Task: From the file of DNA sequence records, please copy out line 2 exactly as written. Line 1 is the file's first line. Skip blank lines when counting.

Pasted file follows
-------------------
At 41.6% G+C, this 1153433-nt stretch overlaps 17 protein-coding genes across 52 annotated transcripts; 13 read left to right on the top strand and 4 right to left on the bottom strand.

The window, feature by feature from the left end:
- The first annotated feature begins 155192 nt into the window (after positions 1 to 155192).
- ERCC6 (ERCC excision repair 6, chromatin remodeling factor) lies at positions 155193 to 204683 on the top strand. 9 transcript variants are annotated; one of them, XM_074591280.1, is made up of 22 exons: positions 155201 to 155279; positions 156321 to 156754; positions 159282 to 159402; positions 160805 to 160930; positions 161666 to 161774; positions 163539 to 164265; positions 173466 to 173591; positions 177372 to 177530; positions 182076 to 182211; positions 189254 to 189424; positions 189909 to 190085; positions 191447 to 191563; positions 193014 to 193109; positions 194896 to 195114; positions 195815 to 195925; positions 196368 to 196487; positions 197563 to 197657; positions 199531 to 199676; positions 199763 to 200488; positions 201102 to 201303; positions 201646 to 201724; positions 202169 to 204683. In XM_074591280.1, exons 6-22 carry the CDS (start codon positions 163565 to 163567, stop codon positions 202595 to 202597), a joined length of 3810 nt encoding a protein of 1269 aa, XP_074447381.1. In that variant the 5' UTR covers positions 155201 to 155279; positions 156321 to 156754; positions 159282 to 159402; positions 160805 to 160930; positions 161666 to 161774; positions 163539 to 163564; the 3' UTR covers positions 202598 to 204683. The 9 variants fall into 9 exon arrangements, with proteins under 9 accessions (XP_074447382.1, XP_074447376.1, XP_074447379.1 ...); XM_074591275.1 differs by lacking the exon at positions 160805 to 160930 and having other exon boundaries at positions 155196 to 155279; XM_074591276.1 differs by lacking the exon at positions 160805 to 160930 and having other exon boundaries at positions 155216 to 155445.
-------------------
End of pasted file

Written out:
The window, feature by feature from the left end: